Clayton A Schroer
Clayton is a PhD candidate in his sixth year at Illinois. He earned a BA in classics at Xavier University in Cincinnati, OH in 2011 and an MA in classics at the University of Georgia in 2013. He is writing a dissertation under the direction of Antony Augoustakis titled “Quid restat profugis? Exile and Power in Flavian Epic.” He argues that the epic poets Statius and Silius Italicus leverage exile and displacement as markers for the importance of the edges of imperial space. Writing roughly a century after Vergil, empire for Statius and Silius is no longer something that needs to be established by a morally excellent outsider like pius Aeneas. Rather, the Roman center has become a place of corruption, a city that forces its morally outstanding citizens to become outsiders, exiles. By creating new Romanized space and incorporating new peoples, the edges define most clearly the benefit of empire.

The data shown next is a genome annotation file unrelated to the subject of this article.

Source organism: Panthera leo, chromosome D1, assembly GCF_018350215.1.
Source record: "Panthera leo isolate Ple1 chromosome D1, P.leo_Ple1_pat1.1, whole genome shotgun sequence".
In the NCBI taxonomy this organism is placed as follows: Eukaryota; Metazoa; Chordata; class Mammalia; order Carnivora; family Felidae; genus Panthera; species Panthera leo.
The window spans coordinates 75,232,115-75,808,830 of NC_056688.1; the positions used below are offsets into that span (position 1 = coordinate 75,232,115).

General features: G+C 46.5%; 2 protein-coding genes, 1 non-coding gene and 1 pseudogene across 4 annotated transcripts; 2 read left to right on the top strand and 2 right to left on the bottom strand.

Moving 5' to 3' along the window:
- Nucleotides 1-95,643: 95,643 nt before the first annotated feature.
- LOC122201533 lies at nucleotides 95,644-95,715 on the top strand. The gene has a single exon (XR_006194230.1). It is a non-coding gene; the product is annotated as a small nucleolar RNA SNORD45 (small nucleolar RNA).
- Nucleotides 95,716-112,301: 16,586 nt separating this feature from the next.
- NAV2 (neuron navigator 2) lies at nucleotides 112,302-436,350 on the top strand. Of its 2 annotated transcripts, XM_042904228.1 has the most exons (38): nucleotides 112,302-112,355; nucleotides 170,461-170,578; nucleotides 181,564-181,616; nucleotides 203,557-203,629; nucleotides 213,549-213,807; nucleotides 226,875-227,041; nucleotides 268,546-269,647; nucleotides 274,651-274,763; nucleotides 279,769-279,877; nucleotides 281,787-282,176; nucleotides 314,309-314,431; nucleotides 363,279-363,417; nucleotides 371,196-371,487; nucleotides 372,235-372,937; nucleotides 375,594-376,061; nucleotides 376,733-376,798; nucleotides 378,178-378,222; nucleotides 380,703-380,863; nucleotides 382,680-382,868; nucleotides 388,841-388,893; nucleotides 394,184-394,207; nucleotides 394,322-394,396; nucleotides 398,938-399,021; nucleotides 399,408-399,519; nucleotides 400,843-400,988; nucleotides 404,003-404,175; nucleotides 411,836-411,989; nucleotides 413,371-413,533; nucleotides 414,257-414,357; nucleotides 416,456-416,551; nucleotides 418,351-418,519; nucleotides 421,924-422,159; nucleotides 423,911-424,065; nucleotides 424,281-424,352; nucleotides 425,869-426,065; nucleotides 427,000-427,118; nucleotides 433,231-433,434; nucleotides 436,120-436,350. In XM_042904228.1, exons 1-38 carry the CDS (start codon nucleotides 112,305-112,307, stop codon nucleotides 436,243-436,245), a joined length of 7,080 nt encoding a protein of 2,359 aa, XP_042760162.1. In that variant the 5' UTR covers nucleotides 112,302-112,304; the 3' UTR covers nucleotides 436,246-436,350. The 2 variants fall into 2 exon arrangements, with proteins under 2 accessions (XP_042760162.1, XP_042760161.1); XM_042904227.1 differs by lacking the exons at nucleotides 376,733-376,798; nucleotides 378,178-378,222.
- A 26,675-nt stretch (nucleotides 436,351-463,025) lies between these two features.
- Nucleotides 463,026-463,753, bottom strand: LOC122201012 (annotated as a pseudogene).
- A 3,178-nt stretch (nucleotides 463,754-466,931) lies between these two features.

Clayton’s primary research focuses on Latin poetry (especially imperial epic and tragedy), Latin exilic literature, postcolonial theory, and intertextuality. Current projects include a textual note on Propertius 2.32 (forthcoming in Rheinisches Museum) and a chapter of his dissertation on exile and return in the Punica (under review). He is also interested in the history of the American space program and is working on a project tracing the reception of the classical world in the iconography of early American rocketry and NASA in the 1950s-60s.
- Latin Imperial Epic
- Exile and Displacement in Antiquity
- Honors BA, Classics: Xavier University 2011
- MA, Classics: University of Georgia 2013